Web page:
One of the greatest difficulties with consensus in the legal sense is it posing
epistemological difficulties. Complex ethical situations must be defined,
put into language and these terms are then subjected to numerous
translations. If the initial terms are not clear and unambiguous, the
language risks becoming distorted through interpretation. More
importantly, each subsequent translation into the domestic legal order has
the potential to subtly change the initial meaning. This has been a problem
in the context of international adoption and there have been calls for
greater precision regarding these important technical definitions, saying
such clarity will lead to a “more protective and globally uniform
international law.”118
The Hague Conference’s Adoption Convention has been criticised
for some of its too broad, imprecise or even undefined terms.119 A certain
amount of imprecision is necessary, and in fact desirable, in order to ensure
the necessary flexibility so that these terms can be introduced into the
domestic legal order.120 However, the potential danger is not imprecision,
but silence and overt ambiguity. Such ambiguity on the international level
risks trickling down into the domestic order in a very negative way,
resulting in confusion and ultimately undermining the uniformity of
outcomes. This ambiguity is evidenced by the vague language of terms
117 Brugger, note 102.
118 Thompson, note 17, at 462.
119 Ibid.
120 Ibid.
86 Trinity College Law Review [Vol 17
reflecting ethical dilemmas or by the failure to articulate meanings for
certain terms at all. In this regard some omissions and ambiguities can be
observed. In this stage of the Hague Conference’s work problems of this
type can be seen and should be amended before the issuing of its final
report and the ultimate Convention.
The ‘best interests’ of the child is not a standardised criterion. This
has previously caused difficulties in the context of adoption. Since the ‘best
interests’ of a child form the basis for regulating inter-country adoption
agreements, the omission to define this term in any capacity is deeply
problematic. 121 In addition the Convention, by means of Article 16,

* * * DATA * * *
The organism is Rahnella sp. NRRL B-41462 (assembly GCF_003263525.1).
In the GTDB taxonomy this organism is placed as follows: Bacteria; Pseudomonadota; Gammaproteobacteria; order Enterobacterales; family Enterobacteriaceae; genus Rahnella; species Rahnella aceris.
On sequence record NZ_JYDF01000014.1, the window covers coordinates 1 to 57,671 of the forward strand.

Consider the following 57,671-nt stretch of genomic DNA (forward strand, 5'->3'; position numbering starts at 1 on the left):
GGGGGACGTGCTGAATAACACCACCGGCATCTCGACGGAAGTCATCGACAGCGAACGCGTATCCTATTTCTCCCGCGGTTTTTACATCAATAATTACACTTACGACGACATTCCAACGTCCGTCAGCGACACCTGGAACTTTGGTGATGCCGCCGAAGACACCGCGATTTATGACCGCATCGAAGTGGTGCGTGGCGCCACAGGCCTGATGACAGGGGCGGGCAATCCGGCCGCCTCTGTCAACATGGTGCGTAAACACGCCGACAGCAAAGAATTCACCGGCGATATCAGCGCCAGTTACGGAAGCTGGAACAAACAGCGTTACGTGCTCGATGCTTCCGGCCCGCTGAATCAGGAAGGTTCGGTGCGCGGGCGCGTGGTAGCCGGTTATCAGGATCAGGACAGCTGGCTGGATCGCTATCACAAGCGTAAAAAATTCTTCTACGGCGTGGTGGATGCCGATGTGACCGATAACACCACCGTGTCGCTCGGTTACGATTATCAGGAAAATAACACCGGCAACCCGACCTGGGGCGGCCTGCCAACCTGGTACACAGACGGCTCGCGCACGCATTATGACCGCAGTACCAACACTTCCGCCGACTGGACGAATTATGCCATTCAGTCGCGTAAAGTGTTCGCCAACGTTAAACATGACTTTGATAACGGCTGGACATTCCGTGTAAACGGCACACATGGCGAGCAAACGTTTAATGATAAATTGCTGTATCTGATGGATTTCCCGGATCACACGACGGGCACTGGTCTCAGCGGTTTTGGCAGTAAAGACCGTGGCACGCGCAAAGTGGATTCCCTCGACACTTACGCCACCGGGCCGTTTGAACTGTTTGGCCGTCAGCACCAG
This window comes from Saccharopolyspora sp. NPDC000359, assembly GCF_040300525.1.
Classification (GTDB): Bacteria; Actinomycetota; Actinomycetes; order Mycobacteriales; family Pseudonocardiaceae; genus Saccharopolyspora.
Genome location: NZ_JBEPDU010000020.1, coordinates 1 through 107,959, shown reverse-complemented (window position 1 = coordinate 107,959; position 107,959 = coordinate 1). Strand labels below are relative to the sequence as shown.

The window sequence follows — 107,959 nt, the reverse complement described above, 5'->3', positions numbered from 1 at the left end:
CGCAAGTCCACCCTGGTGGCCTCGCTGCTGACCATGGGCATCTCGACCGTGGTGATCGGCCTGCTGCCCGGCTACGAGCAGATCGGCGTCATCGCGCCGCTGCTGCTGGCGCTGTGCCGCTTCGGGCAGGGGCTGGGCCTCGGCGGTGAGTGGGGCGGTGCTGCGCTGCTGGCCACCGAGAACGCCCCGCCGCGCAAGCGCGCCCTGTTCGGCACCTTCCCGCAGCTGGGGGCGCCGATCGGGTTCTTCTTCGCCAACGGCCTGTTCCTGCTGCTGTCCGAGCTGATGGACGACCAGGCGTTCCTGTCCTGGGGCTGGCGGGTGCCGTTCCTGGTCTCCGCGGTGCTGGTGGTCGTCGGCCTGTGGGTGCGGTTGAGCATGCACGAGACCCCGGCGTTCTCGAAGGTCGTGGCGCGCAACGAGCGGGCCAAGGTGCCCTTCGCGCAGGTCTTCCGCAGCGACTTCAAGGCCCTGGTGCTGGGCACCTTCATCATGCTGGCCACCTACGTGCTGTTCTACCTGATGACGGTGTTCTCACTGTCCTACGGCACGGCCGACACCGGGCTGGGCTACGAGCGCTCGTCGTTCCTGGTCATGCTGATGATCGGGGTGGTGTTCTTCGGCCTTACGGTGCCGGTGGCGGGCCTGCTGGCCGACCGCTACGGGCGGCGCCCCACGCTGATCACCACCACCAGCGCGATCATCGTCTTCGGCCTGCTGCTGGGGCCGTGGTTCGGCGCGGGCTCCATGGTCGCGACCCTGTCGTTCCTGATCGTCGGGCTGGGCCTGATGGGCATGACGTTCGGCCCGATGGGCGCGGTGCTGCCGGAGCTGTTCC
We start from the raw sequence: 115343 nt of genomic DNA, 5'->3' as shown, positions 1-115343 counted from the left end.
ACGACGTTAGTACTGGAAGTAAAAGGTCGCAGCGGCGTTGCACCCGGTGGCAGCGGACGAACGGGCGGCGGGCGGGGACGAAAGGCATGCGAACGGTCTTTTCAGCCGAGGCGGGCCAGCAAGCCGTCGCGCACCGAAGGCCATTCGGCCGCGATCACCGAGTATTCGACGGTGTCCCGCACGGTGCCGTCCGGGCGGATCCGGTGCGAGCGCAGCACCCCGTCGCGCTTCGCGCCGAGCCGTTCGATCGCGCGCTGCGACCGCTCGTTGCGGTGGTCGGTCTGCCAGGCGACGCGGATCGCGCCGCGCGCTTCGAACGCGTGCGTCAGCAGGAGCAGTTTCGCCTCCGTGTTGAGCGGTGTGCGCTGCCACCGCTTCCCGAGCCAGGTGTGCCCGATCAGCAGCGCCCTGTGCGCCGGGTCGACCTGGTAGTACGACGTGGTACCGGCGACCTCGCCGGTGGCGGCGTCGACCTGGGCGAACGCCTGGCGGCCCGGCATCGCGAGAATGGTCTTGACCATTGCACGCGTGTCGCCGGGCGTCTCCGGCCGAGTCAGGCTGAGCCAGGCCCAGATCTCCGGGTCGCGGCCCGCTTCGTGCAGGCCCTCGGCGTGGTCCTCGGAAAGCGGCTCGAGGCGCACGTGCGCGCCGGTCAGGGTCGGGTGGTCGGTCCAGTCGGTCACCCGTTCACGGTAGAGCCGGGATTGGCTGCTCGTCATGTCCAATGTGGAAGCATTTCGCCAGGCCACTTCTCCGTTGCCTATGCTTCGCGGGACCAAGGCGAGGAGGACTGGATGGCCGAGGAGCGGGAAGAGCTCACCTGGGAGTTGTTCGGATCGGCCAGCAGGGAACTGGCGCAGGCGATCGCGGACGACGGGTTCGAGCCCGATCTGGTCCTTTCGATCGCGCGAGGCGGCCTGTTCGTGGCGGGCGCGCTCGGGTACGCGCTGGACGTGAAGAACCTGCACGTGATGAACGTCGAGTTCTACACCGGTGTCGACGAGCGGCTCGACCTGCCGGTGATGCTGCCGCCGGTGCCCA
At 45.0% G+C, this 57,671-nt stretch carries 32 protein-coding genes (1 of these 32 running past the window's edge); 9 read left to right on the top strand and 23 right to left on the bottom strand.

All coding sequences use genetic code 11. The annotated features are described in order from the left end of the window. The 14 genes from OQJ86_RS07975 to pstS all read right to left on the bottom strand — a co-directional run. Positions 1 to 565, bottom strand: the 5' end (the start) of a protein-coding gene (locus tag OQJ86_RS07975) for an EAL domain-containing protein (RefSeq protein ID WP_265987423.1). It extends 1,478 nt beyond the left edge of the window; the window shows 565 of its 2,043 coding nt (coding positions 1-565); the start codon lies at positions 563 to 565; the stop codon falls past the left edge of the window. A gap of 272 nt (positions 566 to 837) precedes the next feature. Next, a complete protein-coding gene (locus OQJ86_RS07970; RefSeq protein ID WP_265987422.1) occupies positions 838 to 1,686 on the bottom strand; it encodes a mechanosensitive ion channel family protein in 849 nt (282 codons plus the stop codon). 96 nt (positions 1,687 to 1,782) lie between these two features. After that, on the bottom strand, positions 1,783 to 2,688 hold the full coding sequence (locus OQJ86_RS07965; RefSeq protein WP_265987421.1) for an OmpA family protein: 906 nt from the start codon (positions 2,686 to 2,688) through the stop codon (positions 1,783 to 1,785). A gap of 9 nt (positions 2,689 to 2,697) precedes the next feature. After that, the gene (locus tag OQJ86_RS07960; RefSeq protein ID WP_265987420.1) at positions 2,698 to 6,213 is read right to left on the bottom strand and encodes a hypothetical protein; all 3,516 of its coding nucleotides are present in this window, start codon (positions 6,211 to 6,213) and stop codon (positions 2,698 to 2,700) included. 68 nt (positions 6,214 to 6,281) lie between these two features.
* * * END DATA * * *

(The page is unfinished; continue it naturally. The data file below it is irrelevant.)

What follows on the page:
allocates the responsibility of determining whether the placement is in the
best interest of the child to the Central Authority of each individual state.122
Thus, due to the only definition applied being a domestic one, the effects
and benefits of an international instrument can potentially be greatly
reduced. Therefore, since it can be anticipated that the final Convention
governing inter-country surrogacy agreements will follow a similar format,
it is of vital importance that some definition of the ‘best interests’ of the
child is given to act as guideline in this regard.
There are other terms which also must be clarified and substantiated
before the Hague Conference issues any final work and perhaps the
thorniest issue still facing countries when reaching a consensus is the
contentious nature of commercial surrogacy arrangements in contrast with
altruistic surrogacy arrangements. To what extent such an altruistic
surrogacy arrangement can compensate for ‘reasonable’ expenditure before
it then moves into the realm of being a commercial surrogacy arrangement
continues shrouded in uncertainty. This dilemma is evidenced by the
supplementary comment of the Permanent Bureau stating:
It is often difficult to draw the line between what is an altruistic
surrogacy arrangement and what is a commercial arrangement. For
example, if a surrogate is unemployed prior to conception but can
claim “reasonable expenses,” including loss of earnings, for the
arrangement, it is ambiguous if this arrangement can still be
construed as “altruistic.123
121 Hague Conference on Private International Law: Final Act of 17th Session. Including the
Convention on the Protection of Children and Cooperation in Respect of Inter-Country
Adoption, 29 May 1993, S Treaty Doc No 105-51, at 1139 [hereinafter Final Act of the 17th
122 Ibid., at 1141.
123 Preliminary Report on Surrogacy, note 4, at 32.
2014] Surrogacy Agreements 87